This past month I’ve been connecting with the local chapter of the Children and Nature Network to create a nearby nature group in my area.. I’m so excited to be starting the process for so many reasons. The Children and Nature Network already has several of these local nature groups throughout the city, but none in my region.

The model we’re working with comes from the Children and Nature Network’s “Nature Clubs for Families” and the ideas is to help families connect with their ‘nearby nature’ resources and create a community for those families. 

I strongly suggest you check it out and get involved in a group near you or, if there isn’t one, start one. They have so many resources on their website (, including a Nature Clubs for Families Toolkit! Also, check out Richard Louv’s book - The Last Child in the Woods; his work is the original inspiration for the Children and Nature Network and the Nature Clubs of Families

Pictures from our very first outing with the family nature club. We had a great little evening picnic and conversation. Bonus: bubbles!

Read about family nature clubs and find one near you (or start one) at the Children and Nature Network.

On April 13th, I went to Richard Louv’s talk where he gave a short presentation, took questions, and signed books. Louv opened by talking about our relationship with nature - its importance and many benefits - and how our relationship with nature is changing. Louv spoke specifically about sustainability and how its connected with his work. Louv also discussed his work and hopes for the future.

Importance and Benefits of Nature
  • Interspecies interaction has many benefits for people - many studies have shown the calming effects that domestic pets have; the example of therapy dogs. The same could be said of relationships with wild animals in nature.
  • Nature is one of the few tools that can be used as both prevention and therapy in medicine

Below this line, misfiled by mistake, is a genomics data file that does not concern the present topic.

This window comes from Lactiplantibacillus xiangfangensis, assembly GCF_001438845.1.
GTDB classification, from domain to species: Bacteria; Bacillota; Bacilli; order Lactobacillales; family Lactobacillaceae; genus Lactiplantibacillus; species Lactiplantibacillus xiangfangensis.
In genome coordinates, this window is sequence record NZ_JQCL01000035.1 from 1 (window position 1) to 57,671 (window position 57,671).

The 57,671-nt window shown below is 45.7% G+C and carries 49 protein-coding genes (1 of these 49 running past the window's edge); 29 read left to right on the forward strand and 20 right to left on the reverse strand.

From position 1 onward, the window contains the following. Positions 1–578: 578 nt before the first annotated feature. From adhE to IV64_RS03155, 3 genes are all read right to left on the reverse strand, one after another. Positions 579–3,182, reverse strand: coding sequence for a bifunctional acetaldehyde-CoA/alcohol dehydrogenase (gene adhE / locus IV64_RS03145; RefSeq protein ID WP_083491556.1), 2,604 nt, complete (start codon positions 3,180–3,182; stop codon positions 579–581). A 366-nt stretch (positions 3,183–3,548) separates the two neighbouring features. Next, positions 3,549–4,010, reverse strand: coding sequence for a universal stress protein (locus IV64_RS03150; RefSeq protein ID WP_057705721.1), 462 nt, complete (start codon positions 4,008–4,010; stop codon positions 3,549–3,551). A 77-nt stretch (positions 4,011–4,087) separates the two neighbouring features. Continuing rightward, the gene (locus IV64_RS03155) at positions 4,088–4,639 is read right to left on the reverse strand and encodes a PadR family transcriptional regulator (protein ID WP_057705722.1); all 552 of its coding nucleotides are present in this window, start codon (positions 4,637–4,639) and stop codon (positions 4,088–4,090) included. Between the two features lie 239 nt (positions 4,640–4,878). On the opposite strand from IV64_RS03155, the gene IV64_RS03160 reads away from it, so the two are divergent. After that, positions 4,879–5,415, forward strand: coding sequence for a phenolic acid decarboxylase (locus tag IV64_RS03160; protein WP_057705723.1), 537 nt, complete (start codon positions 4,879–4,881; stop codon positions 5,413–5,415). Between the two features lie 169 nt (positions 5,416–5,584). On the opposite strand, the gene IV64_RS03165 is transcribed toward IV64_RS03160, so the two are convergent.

• Glenn Albright has proposed that nature itself can provide protection from the psychological effects of climate change. Children are more likely to know the lost of nature before they ever have the chance to experience its beauty. In the future, how can we expect to raise a generation that will protect and conserve nature if they have never experienced its beauty first hand and not developed a relationship and appreciation for it
  • humans most preferred image is the landscape; specifically the savannah

Our changing relationship with nature

Louv says that there is a for hypervigilance and a time for mindfulness. We should not live in a constant fear hypervigilance. Relationships with nature might be based on fear rather than mindfulness and awareness.

Louv believes that sustainability is most often associated with energy efficiency - a sort of breaking even but conservation and sustainability is no longer enough. We must create new nature to counteract the effects of climate change and the human impact on the environment and biodiversity.

One example of “creating new nature” is the backyard wildlife habitat and the Homegrown National Parks movement by David Suzuki in Canada. These projects use native or native-like plants and human created micro-environments to support local wildlife; for example, bringing back butterfly migration routes.

In education

There is a need for more natural experience, as Louv discusses in his booksLast Child in the Woods: Saving Our Children From Nature-Deficit Disorder and The Nature Principle: Reconnecting with Life in a Virtual Age

Louv expressed concern over the new trend of gamification - transforming education using video games. While this could get rid of testing as we know it (heavy focus on standardized testing), it would replace it with stealth monitoring; using ebooks to track how many pages students have read. While Louv emphasized that he is not anti-technology he advocates that for every dollar invested in technology we should put one into nature and nature education. “The more technology in our life, the more nature we need to keep the balance.”

The Future

Louv concluded on an optimistic note by encouraging us to focus on the positive. It’s about to talk about the struggles and injustices, but we must paint a picture of a world people want to go to. We must point to our ideals of what the world should and can be instead of what we don’t like. Using positive imagery rather than negative; rather than focusing on what we don’t want, we need to envision the world with the things we do want.